Beer lovers buy up rare Belgian brew

For the first time in nearly 175 years since Trappist monks started making beer at the Westvleteren brewery, a special blend of 10.2 per cent suds was released beyond the abbey's steps.

A rare Belgian beer previously available only at the abbey doorstep of the monastery where it is brewed was released in very limited quantities in Ottawa today.

Local beer lovers lined up at the Rideau and Hunt Club/Merivale liquor stores to get their hands on one of just 1,404 six packs of Westvleteren 12.  The rare beer was made available to selected LCBO outlets across the province.

"It’s one of the rarest beers around and it’s one of the top rated too," said beer aficionado Robert Schmidt. "So it’s an opportunity to get a 12 and try it and stand in line with a lot of other people that were hoping to try it too."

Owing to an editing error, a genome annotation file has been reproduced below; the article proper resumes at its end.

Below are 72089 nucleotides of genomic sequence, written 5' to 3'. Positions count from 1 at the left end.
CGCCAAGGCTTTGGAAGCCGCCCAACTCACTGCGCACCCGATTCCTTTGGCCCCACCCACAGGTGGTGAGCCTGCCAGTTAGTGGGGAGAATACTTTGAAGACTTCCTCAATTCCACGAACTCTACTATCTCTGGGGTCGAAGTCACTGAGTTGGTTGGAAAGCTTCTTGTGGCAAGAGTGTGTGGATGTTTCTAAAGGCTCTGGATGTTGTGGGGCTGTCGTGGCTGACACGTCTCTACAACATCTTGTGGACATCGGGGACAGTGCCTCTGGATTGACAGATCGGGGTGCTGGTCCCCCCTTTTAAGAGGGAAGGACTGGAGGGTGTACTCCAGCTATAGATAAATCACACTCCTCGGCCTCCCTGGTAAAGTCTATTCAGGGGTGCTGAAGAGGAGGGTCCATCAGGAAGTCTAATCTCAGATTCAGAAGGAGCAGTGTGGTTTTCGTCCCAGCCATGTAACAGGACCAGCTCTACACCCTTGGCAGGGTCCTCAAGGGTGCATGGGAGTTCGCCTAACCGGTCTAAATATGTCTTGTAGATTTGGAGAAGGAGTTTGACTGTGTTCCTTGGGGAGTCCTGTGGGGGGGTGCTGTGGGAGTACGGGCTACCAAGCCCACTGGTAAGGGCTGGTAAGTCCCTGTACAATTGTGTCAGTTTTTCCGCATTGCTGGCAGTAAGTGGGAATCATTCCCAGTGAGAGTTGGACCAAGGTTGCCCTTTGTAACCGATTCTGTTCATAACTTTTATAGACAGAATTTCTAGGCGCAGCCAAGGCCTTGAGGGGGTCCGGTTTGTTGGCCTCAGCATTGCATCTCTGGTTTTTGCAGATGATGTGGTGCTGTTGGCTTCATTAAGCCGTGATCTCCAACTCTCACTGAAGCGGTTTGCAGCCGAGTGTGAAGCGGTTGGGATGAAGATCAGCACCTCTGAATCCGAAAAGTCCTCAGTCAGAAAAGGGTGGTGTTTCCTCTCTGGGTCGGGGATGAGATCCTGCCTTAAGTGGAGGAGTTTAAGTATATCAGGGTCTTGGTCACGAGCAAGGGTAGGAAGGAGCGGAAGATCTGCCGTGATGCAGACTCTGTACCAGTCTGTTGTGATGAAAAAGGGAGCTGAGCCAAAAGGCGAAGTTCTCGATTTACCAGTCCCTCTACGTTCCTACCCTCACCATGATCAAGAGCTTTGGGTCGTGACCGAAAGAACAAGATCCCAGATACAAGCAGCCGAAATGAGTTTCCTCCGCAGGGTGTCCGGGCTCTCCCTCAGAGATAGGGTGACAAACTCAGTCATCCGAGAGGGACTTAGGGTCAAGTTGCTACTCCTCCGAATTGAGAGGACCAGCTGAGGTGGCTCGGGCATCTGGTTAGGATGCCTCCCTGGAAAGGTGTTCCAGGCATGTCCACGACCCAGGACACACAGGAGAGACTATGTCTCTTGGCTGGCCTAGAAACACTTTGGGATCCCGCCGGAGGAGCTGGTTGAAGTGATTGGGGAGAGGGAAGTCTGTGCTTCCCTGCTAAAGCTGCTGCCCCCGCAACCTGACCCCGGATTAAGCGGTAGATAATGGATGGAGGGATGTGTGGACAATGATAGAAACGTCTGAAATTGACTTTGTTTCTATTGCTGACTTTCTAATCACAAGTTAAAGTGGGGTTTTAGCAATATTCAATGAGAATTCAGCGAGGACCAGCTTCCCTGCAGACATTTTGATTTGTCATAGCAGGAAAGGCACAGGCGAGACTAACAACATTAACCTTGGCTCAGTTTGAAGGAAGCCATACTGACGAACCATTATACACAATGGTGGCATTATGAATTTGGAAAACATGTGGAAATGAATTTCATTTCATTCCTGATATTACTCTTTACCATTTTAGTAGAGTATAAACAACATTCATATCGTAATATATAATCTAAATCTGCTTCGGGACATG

Even at $76.85 per six-pack, the Trappist beer managed to sell out in minutes.   The beer is named for the monks who brew it and hails from the Trappist Abbey of Saint Sixtus of Westvleteren, which began brewing beer in 1838.

The particular ‘12’ brand that went on sale in the province Thursday was first brewed in 1940 in copper tanks. The monks managed to keep the copper tanks from the pilfering hands of invading Nazis. It was the only Trappist monastery to retain its copper tanks during the Second World War.  

"I just heard about this beer and all the hype behind it, so it’s just a chance to try it." said Igor Grebenkov, who was able to get one of the limited Trappist six-packs. "But it’s a style I’m really fond of … very yeasty, lots of fruity flavours.

Asked when he planned to drink his expensive suds, Grebenkov said likely after his exams.

"So once I’m finished I’ll probably crack one open as a celebration," he said.

The beer is being sold internationally to raise funds to repair the monks’ crumbling 19th Century abbey.